JCAHO, Pain Scale, and Drug Seeking Conduct


As we now know, Joint Commission requires that all patients have a right to pain control. Vital signs must address all of the elements of the pain scale, and EMTALA expects that medical records at least at the time of discharge vitals demonstrate improvement in pain levels. Undiagnosed acute pain is an emergency medical condition under EMTALA.

Many physicians, however, are still imbued with the idea that it is a dangerous thing to give patients drugs and that it is their responsibility to turn in offenders. Wrong.

The US Supreme Court in the Ferguson case indicated that in the absence of a law that requires reports to the police of certain types of incidents, reporting drug issues both violates informed consent requirements and breaches the patient's right to privacy. The physician and hospital that turns over patients who present to the ED for what they believe to be drug seeking purposes can be sued by the patient and win.

If the patient commits a direct crime, such as stealing a prescription pad, it may be reported. The medical or conversational details of a visit where the patient sought medical care -- even under a ficticious name -- for the alleged purpose of getting drugs is not free to be discussed with police. Medical records must be subpoenaed.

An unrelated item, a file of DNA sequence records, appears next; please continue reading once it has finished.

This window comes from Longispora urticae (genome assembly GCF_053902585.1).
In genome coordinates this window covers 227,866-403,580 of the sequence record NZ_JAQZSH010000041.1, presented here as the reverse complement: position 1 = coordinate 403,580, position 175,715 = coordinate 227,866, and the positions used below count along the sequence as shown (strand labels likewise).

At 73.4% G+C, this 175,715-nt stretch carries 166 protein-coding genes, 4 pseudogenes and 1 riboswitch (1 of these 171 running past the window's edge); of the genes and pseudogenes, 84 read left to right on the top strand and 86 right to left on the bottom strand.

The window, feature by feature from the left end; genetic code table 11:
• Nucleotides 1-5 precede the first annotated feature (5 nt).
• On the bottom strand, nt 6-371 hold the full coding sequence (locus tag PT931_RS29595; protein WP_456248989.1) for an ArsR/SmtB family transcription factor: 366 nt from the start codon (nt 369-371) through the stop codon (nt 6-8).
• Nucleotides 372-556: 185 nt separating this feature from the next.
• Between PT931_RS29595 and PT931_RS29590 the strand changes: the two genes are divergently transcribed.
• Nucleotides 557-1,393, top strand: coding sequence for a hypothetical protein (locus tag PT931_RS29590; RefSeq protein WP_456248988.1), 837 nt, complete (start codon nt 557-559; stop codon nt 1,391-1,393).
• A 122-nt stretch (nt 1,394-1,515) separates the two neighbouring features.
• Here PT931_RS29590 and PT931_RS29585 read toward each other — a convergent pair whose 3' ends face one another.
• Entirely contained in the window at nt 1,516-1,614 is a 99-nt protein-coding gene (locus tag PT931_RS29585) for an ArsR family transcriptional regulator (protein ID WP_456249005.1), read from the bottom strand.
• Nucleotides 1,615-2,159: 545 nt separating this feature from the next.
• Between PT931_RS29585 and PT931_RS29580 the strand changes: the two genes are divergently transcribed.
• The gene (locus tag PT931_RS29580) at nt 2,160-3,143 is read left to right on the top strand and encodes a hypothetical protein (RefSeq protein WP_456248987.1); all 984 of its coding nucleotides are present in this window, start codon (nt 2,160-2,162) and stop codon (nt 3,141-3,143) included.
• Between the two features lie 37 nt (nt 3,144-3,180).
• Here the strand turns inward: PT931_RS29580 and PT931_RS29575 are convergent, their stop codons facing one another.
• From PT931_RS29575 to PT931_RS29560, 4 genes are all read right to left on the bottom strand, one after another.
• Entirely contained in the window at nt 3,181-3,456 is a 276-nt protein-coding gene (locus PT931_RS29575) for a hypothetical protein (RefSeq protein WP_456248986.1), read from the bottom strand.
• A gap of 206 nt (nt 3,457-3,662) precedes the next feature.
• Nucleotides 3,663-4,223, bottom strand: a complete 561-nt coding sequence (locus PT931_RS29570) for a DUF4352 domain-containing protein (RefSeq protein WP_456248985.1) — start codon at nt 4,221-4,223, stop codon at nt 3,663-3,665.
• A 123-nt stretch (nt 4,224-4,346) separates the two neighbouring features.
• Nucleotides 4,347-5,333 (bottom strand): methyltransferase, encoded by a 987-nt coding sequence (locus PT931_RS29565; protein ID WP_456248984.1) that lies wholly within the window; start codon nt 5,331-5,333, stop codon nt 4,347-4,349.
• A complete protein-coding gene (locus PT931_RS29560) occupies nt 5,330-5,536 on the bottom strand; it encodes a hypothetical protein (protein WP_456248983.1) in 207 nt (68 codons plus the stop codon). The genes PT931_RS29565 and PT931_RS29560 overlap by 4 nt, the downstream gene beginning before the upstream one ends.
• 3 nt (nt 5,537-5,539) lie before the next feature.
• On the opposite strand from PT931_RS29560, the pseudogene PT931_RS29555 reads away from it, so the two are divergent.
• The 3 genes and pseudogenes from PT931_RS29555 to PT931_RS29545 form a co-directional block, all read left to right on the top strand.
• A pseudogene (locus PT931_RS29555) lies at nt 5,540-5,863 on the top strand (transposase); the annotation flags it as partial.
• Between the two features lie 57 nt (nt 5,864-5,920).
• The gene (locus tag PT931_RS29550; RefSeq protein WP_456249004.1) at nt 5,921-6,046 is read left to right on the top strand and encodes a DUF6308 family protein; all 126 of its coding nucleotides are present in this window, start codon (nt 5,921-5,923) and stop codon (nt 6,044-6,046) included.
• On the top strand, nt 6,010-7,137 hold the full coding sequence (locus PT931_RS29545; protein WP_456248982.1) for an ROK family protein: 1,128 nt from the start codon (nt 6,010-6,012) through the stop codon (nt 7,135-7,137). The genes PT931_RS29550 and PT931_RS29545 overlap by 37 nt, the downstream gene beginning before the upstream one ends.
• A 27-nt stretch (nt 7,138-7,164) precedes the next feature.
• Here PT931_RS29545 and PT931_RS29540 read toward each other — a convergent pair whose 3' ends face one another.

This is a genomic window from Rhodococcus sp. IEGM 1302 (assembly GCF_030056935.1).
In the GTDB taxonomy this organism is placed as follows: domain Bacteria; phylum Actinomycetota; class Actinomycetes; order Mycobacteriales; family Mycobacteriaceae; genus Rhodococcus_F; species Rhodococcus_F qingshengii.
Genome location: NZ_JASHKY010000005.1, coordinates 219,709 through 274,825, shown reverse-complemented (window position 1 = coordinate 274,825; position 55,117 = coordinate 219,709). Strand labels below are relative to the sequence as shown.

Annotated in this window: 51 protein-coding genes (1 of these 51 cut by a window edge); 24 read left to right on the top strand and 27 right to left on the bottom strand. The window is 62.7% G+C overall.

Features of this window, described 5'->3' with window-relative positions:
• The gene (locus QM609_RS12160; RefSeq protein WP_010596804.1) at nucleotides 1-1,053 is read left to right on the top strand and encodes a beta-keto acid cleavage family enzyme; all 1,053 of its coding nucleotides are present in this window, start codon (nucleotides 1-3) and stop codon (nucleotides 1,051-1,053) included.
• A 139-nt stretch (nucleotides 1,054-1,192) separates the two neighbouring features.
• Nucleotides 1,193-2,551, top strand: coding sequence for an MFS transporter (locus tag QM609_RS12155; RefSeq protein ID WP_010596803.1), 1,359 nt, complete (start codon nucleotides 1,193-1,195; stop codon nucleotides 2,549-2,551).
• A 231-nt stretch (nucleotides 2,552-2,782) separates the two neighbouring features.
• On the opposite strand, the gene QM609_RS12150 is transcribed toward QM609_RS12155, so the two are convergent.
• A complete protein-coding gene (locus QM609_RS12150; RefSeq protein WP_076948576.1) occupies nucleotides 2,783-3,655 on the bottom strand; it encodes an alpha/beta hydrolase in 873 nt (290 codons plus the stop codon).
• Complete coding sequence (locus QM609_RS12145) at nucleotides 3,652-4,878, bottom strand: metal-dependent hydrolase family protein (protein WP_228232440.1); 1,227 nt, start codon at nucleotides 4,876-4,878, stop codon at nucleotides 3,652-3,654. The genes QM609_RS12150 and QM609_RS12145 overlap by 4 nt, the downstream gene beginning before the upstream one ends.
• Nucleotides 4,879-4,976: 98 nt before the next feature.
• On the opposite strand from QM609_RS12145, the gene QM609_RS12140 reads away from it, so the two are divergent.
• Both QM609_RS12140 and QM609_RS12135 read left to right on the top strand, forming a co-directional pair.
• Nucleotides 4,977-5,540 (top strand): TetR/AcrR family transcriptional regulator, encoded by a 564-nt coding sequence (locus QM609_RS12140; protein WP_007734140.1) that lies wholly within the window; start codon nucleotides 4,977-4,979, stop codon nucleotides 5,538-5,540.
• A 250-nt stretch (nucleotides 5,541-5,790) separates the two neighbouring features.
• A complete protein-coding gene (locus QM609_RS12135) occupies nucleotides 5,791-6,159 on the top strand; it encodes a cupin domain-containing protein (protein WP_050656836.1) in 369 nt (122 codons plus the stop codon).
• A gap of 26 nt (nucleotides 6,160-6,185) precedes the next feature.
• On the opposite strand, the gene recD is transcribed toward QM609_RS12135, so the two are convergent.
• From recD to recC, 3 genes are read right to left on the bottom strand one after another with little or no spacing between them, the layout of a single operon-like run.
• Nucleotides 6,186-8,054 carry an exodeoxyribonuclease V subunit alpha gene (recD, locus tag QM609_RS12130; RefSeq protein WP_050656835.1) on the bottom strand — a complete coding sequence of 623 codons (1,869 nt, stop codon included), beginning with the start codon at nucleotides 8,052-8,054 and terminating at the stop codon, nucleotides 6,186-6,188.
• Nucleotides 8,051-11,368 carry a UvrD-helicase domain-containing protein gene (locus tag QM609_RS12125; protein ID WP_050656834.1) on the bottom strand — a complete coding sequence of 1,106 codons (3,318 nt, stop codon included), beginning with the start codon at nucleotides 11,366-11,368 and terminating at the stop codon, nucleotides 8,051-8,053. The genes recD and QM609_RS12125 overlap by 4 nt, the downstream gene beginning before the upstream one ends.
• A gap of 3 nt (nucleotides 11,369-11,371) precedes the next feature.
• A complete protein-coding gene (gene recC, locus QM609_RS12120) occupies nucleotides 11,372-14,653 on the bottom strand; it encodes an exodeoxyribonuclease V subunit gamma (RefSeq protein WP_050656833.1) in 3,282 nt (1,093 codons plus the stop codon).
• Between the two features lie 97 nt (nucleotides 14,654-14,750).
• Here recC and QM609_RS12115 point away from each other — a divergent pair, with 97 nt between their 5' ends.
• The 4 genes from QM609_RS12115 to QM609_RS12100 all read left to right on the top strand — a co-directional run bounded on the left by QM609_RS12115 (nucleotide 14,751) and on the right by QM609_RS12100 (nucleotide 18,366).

While Emergency Department personnel work closely with law enforcement in many ways, disclosure of medical visit details must be specifically authorized law or a specific patient consent that indicates that they know that the information will be turned over to police and consent. This type of consent must not be buried in general consent or it will not be likely to stand up in court.

If a patient appears to be drug-seeking, DO NOT be confrontational. Conduct a reasonable examination and treat the patient with respect when indicating that you intend to prescribe only non-narcotics or minimum quantities. If the patient protests, offer to contact their treating physician or to call in a pain specialist/anesthesiologist or neurologist as appropriate to the patient's complaints.

At least one hospital has already gotten an investigation letter from JCAHO over alleged refusal to give drugs for an established diagnosis of chronic pain syndrome and verbal comments about the patient being an addict and being able to "kick" the habit with a little will-power.

Most state licensure boards clearly indicate that pain management is not a licensure issue, even where the patient is drug dependent as a result, as long as an appropriate medical management plan is in place and is consistent with demonstrated need. Dependence is not addiction under these standards.

Acting on one's own in the ED without a consult or appropriate exam, or telling a patient before an exam that they will not be given pain medication may be considered a refusal to provide emergency care under EMTALA.


DISCLAIMER. The information provided is not intended as legal or medical advice, but are written for educational purposes only. The information may have changed or been amended. You should consult a qualified and licensed attorney with specific questions. Any references to any specific professional is not an endorsement of their services, products or qualifications.


From Stephen Frew's medlaw.com









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